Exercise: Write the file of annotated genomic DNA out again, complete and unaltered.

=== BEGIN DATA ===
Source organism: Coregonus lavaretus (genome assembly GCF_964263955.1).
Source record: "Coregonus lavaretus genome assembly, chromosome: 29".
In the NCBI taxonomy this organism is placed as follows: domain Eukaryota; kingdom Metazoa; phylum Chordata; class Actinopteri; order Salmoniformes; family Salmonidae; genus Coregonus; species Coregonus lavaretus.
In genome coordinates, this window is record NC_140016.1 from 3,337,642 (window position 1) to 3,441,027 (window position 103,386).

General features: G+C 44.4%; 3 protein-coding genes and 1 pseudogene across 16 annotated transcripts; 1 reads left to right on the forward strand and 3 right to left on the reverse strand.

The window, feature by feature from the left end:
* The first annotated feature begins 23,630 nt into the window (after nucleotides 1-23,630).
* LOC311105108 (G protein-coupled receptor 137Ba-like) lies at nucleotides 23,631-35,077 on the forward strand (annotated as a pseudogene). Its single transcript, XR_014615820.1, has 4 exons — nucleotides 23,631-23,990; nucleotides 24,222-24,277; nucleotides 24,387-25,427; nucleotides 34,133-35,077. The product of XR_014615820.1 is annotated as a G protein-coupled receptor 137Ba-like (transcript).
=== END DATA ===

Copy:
Source organism: Coregonus lavaretus (genome assembly GCF_964263955.1).
Source record: "Coregonus lavaretus genome assembly, chromosome: 29".
In the NCBI taxonomy this organism is placed as follows: domain Eukaryota; kingdom Metazoa; phylum Chordata; class Actinopteri; order Salmoniformes; family Salmonidae; genus Coregonus; species Coregonus lavaretus.
In genome coordinates, this window is record NC_140016.1 from 3,337,642 (window position 1) to 3,441,027 (window position 103,386).

General features: G+C 44.4%; 3 protein-coding genes and 1 pseudogene across 16 annotated transcripts; 1 reads left to right on the forward strand and 3 right to left on the reverse strand.

The window, feature by feature from the left end:
* The first annotated feature begins 23,630 nt into the window (after nucleotides 1-23,630).
* LOC311105108 (G protein-coupled receptor 137Ba-like) lies at nucleotides 23,631-35,077 on the forward strand (annotated as a pseudogene). Its single transcript, XR_014615820.1, has 4 exons — nucleotides 23,631-23,990; nucleotides 24,222-24,277; nucleotides 24,387-25,427; nucleotides 34,133-35,077. The product of XR_014615820.1 is annotated as a G protein-coupled receptor 137Ba-like (transcript).